Aboriginal “Religion” & Ethnohistory

While having lunch with a friend yesterday, he asked what I had been doing this summer. I had to confess that other than a wondrous trip to Bear Butte and lands of the Lakota, the most exciting thing was an effort to fill some significant gaps in my knowledge of Australian Aborigines. I have a hypothesis about the evolution of cognition and animist worldviews, but the hypothesis needs to be tested with larger samples: it can’t stand on a hunter-gatherer Record limited to Native Americans, Siberians, and Bushmen.

While I’ve done a fair amount of reading about Aborigines, most of it has been derivative and interested. For nearly 150 years, anthropologists and sociologists have mistakenly viewed Aborigines as pristine exemplars of the evolutionary past and used Aboriginal materials to advance their pet theories. This use and abuse of materials has been most egregious when it comes to theories of religion. Emile Durkheim and Mircea Eliade are the prime offenders (though there are others, such as the God-monotheism obsessed Wilhelm Schimdt). These are not reliable sources for Aboriginal ethnohistory or “religion.”

With these considerations in mind, I told my friend that I’ve embarked on an Aborigine reading program, beginning with these books:

Hiatt’s book may be too technical and dry for most but it superbly documents the ways in which Aboriginal ethnohistory has developed (and been distorted) in conjunction with the history of anthropology-sociology. Though I’ve just started the others and will report on them over the coming weeks, I’m particularly excited about the Blainey and Swain books. Contrary to standard narratives about “primitives,” Blainey treats Aborigines as superbly adapted people rather than groups that somehow stalled during the fictitious course of cultural evolution. Swain’s book, which treats Aboriginal worldviews, is routinely cited and mentioned by scholars who are expert in Aboriginal ethnohistory.

One thing that stands out thus far is that “Aborigines” is (like “Native Americans”) a misleading term. There are no singular or essential Aborigines. There were and are many diverse groups of Aborigines. They were spread widely across an enormous and ecologically diverse continent, making their livings in different ways, and speaking over 600 different languages. Given this diversity, we should not expect there to be a singular or essential Aboriginal worldview or “religion.” Any scholar who claims to have parsed such a singularity (i.e., “totemic” or “Dreaming”) is probably doing so for interested reasons.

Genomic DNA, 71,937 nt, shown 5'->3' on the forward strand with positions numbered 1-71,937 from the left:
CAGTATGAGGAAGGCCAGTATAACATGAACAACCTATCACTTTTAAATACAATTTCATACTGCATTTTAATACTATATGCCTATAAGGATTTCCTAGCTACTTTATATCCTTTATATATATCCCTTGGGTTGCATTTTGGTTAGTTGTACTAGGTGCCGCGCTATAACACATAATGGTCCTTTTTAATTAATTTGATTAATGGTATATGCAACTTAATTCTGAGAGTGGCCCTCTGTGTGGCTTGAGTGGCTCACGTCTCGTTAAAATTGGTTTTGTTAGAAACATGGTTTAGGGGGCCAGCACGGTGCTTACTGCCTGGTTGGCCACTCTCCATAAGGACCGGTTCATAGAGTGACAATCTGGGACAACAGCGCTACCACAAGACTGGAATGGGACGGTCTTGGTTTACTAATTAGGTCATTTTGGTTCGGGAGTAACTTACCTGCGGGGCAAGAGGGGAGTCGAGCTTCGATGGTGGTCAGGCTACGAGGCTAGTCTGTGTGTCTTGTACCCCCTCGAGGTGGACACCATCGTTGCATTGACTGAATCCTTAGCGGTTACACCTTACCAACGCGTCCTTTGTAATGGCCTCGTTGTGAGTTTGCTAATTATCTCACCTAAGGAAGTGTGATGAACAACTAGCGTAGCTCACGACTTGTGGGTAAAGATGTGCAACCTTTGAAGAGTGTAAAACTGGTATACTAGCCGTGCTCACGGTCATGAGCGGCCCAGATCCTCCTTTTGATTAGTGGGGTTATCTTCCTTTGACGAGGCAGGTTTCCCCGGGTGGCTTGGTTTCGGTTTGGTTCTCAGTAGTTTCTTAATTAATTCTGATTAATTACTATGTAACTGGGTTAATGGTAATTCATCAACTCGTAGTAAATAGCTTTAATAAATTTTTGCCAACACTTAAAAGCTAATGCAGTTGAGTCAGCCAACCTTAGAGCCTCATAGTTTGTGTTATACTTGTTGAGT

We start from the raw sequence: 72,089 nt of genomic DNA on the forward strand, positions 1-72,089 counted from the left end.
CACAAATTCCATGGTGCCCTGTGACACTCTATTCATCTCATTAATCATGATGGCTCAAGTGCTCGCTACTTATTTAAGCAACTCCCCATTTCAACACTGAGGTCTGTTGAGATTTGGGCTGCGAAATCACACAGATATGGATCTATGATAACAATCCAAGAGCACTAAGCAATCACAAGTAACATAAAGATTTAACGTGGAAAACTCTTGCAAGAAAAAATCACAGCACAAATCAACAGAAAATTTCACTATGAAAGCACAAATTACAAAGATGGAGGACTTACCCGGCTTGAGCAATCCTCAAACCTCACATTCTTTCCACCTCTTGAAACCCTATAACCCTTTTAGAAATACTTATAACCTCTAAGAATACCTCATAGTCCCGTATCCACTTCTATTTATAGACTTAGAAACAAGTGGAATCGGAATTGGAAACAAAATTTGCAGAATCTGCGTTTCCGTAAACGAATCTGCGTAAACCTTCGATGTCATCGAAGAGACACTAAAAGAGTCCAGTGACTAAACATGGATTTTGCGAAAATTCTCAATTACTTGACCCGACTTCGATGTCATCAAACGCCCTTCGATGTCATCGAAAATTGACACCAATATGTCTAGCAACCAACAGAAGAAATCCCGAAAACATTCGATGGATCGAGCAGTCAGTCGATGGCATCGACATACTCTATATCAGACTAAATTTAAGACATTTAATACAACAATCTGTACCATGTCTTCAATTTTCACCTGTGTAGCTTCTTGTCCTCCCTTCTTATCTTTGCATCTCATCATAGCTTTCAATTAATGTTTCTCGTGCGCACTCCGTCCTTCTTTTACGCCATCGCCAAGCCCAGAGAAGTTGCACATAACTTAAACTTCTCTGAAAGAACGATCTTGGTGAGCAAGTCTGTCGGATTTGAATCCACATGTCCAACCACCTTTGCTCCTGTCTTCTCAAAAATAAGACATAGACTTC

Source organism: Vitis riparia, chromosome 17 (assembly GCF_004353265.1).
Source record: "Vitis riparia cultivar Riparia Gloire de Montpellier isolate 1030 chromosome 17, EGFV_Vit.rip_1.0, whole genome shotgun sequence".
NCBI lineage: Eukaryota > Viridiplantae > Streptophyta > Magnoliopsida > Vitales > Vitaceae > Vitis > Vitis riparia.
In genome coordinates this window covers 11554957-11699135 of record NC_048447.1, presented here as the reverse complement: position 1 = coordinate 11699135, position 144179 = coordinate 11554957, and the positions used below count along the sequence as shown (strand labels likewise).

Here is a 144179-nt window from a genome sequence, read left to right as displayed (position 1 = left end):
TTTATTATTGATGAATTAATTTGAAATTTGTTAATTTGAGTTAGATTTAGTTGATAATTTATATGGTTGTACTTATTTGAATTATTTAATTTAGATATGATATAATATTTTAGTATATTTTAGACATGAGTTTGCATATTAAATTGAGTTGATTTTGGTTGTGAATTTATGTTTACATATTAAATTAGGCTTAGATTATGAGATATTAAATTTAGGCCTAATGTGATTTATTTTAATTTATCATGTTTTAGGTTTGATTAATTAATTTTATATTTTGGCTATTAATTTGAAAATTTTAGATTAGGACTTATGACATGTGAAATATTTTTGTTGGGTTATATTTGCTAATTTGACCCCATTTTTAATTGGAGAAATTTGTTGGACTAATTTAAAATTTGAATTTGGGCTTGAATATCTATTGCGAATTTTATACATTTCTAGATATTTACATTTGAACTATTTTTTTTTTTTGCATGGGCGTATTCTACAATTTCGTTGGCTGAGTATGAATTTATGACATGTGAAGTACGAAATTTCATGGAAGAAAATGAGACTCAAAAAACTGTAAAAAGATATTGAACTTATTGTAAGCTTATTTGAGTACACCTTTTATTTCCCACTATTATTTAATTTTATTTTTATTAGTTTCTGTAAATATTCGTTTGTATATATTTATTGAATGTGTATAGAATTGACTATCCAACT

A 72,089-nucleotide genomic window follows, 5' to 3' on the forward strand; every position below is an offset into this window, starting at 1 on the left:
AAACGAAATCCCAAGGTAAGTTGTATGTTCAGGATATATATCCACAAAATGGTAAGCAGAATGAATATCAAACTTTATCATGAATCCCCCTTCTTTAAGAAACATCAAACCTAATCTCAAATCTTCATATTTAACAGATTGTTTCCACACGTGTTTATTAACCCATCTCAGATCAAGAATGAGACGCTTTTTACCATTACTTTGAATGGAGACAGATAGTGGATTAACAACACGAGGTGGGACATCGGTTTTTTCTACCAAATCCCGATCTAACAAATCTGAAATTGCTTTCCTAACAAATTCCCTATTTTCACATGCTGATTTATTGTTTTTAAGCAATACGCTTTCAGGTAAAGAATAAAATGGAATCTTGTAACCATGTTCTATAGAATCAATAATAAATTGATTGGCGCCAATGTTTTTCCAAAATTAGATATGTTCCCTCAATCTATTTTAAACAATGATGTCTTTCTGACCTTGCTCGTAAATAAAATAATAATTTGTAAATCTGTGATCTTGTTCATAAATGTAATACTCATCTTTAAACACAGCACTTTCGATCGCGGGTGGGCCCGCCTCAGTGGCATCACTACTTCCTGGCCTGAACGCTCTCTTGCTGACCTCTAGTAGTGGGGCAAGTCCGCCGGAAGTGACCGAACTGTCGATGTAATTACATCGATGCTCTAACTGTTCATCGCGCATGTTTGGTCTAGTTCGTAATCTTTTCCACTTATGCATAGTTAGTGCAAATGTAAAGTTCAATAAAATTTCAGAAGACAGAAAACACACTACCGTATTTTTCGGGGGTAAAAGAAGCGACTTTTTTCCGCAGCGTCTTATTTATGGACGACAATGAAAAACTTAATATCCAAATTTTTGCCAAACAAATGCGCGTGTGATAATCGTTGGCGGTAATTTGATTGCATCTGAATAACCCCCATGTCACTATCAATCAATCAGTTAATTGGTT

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One thought on “Aboriginal “Religion” & Ethnohistory

  1. Sabio Lantz

    Aborigines: ab origine, literally “from the beginning.”

    Interesting — never thought about it.
    But “Native American” always seemed a ridiculous political word to me. But “Indian” is a misnomer — funny. How about American Tribals.

    All terms will be taken poorly by some. But some are worse than others, eh?

    I look forward to your story.

    Your comment of “limited” data of NA, Siberians and Bushman — made me laugh. That is a hell of a lot bigger than others.

    My experience with “Tribals” was the Munda tribe in India. Are you aware of the Pre-Dravidian Tribals in India? I’ve read very little about them. One was a personal friend for 4 years — he was the teacher of my Tribal Dance Troupe when I was at the University of Minnesota. I was a drummer for the group (and played a little flute). We toured to bring up the issue of tribals in American academia where only Sanskrit held high prestige.

    I then visited his tribal homeland and drummed with him out in the jungle — lots of stories. He moved back to start tribal schools in India. I will have to write about him sometime.

    But I’d love to see how you think about Indian Tribals.

    Ah yes, the Taiwan Tribals (prior to the Northern invasion and the Yuan Dynasty invasion) and the Japanese aborigines are in my experiences too.

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